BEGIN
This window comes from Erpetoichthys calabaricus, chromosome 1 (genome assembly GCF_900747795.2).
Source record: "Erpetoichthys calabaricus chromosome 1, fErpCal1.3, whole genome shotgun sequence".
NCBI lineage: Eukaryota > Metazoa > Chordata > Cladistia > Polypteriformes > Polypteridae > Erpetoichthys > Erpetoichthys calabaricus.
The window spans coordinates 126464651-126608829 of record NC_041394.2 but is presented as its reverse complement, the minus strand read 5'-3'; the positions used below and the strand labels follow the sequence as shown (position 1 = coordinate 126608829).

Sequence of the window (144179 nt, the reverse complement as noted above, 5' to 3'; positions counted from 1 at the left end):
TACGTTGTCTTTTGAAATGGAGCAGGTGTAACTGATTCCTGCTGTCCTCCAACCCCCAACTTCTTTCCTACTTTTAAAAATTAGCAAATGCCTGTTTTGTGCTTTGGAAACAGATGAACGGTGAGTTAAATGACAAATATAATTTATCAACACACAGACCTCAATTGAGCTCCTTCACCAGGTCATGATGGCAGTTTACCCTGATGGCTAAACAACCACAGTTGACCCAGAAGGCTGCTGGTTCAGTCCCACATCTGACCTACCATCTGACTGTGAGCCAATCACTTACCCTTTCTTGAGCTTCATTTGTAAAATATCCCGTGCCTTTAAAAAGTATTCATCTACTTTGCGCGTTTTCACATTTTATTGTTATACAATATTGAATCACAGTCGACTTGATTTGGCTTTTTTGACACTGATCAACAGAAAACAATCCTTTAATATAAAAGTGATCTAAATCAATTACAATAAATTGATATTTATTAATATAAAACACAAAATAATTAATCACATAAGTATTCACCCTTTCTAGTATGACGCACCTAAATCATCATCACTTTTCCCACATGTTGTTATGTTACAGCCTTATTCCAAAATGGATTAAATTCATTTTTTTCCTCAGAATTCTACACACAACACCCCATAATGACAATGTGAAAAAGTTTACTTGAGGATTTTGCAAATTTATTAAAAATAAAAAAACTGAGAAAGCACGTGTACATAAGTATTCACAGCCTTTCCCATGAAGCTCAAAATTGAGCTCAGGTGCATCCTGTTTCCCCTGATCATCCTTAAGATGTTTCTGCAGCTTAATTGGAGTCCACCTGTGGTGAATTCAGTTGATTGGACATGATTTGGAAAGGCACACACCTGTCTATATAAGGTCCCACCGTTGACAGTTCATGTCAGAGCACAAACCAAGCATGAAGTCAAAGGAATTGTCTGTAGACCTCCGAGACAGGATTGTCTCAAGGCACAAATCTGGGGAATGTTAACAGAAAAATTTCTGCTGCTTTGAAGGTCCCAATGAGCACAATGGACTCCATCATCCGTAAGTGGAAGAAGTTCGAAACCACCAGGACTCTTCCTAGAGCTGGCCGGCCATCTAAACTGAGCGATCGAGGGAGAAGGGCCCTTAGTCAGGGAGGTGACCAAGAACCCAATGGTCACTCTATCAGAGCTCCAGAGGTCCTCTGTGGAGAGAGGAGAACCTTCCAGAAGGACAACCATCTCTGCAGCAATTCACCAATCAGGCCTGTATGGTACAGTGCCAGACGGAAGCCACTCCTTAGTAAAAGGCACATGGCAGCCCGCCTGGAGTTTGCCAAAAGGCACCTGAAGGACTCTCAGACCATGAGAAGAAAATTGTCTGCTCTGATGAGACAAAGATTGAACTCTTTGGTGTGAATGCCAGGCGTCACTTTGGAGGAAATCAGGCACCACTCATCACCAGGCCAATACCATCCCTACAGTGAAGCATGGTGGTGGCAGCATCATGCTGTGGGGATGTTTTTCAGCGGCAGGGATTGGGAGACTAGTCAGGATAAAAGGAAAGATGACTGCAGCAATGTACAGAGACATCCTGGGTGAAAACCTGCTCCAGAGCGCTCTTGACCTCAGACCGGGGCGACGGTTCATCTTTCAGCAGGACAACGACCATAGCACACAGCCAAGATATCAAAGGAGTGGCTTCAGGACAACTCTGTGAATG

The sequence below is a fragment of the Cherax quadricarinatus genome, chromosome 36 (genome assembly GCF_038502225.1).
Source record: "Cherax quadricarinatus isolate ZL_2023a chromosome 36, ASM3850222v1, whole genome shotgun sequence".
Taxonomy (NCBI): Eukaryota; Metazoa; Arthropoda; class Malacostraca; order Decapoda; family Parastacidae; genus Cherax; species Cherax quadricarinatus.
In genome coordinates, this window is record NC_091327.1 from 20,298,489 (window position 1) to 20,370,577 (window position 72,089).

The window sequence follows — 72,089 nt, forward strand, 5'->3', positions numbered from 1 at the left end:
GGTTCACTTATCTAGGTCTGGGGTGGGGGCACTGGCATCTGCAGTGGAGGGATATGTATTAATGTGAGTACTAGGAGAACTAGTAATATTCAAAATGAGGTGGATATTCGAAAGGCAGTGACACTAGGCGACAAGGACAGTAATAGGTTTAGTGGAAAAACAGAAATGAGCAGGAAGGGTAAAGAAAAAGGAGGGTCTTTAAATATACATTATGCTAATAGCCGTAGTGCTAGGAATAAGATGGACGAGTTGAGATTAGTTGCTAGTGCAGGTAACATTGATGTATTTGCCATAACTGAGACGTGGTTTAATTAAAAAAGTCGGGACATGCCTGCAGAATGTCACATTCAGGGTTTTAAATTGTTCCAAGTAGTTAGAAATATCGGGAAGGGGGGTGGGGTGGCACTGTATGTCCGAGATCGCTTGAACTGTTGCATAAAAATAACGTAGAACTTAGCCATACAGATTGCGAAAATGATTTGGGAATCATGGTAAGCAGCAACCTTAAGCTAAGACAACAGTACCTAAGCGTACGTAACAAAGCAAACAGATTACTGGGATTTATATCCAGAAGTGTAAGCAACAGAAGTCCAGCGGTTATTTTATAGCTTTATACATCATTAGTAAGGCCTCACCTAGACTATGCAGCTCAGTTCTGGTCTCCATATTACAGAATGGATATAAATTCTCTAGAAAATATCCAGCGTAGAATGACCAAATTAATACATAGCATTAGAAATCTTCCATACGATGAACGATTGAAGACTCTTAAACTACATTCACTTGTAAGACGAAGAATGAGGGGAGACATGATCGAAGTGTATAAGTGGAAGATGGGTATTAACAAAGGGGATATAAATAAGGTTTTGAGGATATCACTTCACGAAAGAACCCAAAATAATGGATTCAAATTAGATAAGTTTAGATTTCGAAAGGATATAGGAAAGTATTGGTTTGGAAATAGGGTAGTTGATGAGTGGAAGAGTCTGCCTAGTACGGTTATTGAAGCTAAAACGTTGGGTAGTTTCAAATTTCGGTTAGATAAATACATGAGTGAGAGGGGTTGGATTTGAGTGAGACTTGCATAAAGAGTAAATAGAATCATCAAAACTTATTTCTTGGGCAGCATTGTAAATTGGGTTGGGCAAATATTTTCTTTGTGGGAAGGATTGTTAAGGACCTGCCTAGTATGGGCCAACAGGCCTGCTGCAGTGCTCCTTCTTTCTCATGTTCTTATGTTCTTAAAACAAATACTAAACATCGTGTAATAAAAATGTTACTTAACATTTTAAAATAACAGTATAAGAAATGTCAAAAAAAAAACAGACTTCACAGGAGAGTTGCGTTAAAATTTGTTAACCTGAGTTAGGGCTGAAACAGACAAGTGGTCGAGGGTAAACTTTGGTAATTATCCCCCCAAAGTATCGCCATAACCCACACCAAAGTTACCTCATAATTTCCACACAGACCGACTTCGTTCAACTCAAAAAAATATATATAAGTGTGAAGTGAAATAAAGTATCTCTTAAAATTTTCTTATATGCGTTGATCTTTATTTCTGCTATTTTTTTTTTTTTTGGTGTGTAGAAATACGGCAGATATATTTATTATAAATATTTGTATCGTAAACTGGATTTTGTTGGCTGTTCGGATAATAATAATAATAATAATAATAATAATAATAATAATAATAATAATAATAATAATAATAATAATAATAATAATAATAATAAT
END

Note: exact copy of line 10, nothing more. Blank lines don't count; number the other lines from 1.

In genome coordinates, this window is record NC_091327.1 from 20,298,489 (window position 1) to 20,370,577 (window position 72,089).